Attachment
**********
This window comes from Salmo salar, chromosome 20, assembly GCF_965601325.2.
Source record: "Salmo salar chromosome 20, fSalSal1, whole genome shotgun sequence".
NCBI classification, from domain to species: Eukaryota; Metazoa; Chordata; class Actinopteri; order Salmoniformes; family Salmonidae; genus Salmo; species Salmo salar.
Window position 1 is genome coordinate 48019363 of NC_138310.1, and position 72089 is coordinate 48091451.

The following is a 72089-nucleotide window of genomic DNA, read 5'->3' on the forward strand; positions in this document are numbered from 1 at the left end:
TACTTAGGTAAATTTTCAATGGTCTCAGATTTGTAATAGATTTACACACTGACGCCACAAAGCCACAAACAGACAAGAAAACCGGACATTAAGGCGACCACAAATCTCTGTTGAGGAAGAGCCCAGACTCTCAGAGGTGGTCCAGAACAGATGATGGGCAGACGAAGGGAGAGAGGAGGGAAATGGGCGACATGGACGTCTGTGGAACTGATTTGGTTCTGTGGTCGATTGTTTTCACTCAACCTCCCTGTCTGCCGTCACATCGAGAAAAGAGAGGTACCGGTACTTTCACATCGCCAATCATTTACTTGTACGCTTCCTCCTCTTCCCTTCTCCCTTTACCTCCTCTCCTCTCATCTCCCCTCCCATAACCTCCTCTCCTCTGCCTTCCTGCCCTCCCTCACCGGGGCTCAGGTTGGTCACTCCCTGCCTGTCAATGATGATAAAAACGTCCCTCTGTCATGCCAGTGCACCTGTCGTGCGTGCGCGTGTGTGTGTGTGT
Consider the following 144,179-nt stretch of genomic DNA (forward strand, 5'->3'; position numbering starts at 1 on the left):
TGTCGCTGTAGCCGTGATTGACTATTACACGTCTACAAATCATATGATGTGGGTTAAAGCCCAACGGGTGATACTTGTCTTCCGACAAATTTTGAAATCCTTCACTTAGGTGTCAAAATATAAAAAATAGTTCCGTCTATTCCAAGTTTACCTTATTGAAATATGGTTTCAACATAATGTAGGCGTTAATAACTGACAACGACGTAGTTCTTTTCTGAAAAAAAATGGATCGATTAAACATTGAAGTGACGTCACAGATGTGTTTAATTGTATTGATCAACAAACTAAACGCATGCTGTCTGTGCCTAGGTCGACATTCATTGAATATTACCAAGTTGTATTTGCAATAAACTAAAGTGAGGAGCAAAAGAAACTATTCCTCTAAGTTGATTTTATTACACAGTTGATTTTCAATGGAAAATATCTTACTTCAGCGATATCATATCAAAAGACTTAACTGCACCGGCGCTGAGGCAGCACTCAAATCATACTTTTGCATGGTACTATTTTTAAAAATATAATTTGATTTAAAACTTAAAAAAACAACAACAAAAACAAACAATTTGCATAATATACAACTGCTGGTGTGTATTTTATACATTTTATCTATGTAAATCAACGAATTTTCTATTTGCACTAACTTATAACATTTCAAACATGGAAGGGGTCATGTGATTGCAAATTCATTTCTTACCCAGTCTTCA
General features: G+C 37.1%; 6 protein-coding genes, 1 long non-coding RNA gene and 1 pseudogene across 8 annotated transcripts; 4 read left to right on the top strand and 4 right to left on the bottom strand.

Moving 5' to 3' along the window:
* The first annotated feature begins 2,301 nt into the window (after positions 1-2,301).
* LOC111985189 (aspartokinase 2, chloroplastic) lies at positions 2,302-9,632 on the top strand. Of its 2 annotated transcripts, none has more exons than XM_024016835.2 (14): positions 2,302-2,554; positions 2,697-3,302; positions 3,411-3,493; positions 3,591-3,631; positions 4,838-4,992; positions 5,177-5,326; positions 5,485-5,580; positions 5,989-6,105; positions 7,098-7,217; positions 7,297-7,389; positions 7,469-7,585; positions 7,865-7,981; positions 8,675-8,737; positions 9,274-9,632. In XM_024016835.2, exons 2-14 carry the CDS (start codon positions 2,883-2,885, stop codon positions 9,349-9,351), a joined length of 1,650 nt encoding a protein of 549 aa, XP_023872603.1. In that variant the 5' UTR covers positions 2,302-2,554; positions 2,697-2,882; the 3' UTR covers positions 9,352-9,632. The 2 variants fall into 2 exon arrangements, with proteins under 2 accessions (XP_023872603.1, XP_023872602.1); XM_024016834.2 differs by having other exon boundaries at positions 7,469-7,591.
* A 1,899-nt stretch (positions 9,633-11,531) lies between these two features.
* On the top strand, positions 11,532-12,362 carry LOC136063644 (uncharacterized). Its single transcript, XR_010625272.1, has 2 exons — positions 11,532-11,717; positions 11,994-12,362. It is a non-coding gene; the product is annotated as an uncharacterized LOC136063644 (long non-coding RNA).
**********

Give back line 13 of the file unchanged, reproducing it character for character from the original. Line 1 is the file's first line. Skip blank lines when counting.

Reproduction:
* A 1,899-nt stretch (positions 9,633-11,531) lies between these two features.